Viper: A Commissario Ricciardi Mystery
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Springtime proffers fragrant temptations to the men and women of Naples. But evil also lurks in the sweet-smelling spring air. It is one week before Easter, Naples, 1932. At the high-class brothel in the center of town known as Paradiso, Viper, the most famous prostitute of all, is found dead. Suffocated with a pillow. Her last client swears that when he left her she was alive and well. But when her next client arrived, he found her dead. Who killed her and why? Ricciardi has to untangle a complex knot of greed, frustration, jealousy and rancor in order to solve the riddle of Viper’s death. As he does so, he will discover no end of conflicting emotions just beneath the surface of a city that lives on passion.
De Giovanni’s mysteries unfold with such sinuous ease that they seem to write themselves. They enchant, surprise; they hold readers enthralled. Commissario Ricciardi, whose dubious gift of being able to see and hear the last seconds in the lives of those who have suffered a violent death, is one of the most fascinating investigators to make his appearance in the world of international crime fiction in recent years. And in Vipers, the lustful and boisterous city of Naples has never been more seductive.
Ventrone and Lily? Why do you think she chose to cover up for him about his having been the first to find the dead body, and with your assistance?” The woman saw she was cornered: “I know, I was wrong there. But I didn’t think it mattered much who had found her. Lily has been with us for years, she was here before Viper and she knows the Cavalier very well, they’ve been together so many times, and even now, if Viper wasn’t feeling well, he’d go with her. I assume she did it out of friendship.
“You have a point, it would have been hard to pull off. And anyway, we have plenty of suspects to check out already, without going in search of new ones. Madame, for instance, mentioned that Ventrone has a son who is upset with his father over his obsession with the brothel. The son’s twenty; I think they would have seen him if he’d tried to get in, but he could have pretended to be a customer of one of the other girls. It should be checked out, don’t you think? At that hour, the shop would have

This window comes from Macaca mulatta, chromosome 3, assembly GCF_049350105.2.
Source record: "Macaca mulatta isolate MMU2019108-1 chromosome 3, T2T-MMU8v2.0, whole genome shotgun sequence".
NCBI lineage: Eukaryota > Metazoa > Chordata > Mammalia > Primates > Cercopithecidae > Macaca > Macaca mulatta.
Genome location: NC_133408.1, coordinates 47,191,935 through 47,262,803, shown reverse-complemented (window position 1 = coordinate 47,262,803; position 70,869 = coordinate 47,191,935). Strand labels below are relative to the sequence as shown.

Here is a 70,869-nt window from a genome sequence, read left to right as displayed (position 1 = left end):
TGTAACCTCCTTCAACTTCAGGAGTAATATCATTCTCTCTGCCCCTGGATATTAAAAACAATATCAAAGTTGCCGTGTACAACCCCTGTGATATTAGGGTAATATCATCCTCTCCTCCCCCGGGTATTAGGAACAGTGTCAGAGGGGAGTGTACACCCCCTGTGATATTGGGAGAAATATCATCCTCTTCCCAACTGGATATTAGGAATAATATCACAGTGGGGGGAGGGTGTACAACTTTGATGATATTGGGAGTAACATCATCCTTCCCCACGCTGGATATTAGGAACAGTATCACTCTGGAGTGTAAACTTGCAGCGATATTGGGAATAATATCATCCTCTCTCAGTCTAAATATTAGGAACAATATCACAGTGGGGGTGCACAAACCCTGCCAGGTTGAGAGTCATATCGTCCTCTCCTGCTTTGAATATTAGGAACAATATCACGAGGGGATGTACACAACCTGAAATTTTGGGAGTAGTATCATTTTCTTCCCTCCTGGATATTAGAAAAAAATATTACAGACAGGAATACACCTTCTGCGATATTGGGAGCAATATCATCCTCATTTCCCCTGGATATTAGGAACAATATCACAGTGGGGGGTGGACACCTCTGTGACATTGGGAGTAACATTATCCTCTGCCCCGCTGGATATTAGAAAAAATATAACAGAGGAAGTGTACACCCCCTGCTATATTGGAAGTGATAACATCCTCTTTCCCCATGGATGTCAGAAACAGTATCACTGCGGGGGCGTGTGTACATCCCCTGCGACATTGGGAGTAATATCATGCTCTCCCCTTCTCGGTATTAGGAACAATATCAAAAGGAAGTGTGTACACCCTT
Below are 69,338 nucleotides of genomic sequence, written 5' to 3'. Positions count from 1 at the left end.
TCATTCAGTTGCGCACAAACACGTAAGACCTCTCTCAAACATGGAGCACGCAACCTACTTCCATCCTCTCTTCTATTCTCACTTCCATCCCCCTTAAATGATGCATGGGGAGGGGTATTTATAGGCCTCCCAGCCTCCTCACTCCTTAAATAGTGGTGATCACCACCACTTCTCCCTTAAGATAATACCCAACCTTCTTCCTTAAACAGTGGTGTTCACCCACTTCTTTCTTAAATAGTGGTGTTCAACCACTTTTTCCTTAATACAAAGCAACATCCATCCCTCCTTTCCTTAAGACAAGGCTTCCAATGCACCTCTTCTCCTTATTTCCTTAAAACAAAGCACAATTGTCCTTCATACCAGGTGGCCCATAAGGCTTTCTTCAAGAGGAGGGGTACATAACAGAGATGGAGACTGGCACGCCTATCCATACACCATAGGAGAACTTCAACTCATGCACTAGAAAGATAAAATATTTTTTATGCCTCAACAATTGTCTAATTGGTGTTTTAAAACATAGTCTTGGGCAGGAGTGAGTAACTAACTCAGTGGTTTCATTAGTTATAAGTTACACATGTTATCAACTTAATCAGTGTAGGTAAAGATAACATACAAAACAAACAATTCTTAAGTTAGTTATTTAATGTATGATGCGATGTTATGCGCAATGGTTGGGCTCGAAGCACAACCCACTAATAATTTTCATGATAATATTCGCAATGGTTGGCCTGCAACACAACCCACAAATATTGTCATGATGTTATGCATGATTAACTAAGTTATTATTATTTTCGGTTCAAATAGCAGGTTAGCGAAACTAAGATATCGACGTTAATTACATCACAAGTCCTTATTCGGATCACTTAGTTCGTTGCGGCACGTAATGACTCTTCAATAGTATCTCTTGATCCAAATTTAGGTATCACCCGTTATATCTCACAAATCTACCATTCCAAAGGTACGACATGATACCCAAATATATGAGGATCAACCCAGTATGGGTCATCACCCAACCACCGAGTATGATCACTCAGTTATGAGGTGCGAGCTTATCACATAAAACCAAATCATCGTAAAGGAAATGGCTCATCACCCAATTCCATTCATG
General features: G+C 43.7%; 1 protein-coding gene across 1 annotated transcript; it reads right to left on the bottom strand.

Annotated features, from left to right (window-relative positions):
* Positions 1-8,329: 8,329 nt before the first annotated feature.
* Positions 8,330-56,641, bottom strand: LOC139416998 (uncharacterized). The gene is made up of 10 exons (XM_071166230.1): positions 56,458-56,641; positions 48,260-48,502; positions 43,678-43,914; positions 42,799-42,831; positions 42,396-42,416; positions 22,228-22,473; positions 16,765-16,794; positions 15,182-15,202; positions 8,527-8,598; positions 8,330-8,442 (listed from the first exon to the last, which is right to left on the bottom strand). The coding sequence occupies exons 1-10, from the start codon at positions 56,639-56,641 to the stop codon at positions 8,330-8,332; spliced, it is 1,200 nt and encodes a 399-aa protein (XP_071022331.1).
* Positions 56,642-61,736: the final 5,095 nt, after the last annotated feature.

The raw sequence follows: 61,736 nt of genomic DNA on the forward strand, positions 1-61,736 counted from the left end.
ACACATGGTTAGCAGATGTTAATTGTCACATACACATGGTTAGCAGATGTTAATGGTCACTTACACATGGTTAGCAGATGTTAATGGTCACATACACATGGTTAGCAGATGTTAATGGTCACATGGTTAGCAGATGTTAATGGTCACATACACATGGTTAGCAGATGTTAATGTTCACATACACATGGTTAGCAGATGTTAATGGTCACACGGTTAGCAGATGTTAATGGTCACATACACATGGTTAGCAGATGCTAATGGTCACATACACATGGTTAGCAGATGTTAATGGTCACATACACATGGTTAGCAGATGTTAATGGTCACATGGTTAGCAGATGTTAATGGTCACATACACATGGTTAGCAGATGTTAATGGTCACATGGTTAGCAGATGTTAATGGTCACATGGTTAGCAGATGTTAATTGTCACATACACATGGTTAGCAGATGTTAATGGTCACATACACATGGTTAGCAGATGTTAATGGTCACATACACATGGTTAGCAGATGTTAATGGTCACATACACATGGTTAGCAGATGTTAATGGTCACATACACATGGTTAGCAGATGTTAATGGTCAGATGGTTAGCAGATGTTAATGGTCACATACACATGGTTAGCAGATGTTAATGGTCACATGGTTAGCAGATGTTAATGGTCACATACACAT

returning home from a night out carousing. One of the four, perhaps recognizing the staff of a place he frequented, said: “Hey, wait . . . Are those the whores of Il Paradiso? All of them out in the street? What are they doing out here?” Another member of the crew gave the accordionist a shove, sending him head over heels with a clattering honk. The instrument crashed to the pavement in spite of the man’s attempt to cushion the blow, and he emitted a strangled shout. A third man, the one who
would glare at you if you just wanted to guffaw loudly, if you had too much to drink, or if you had a hard time keeping your hands to yourself. Amedeo looked lovingly at the butler Armando, who returned the look as he went sailing past with a full tray balanced on one hand. Lily decided it was the height of irony that the only real love affair in that house of love without love should have been a love affair between two men. Amedeo and Armando had secretly been together for years, they spent all
were now heading toward them. Ricciardi started to stand up and leave his hiding place, but Livia stopped him with a hand, whispering: “Don’t move. I’m the one who has to go, otherwise they’ll get scared and refuse to release him.” She got to her feet and walked toward the two men, while the others proceeded in single file toward the waiting ship. LII The men stopped a dozen paces or so away. One of the two—it was now clear both to Livia, who was standing in front of the crates, and to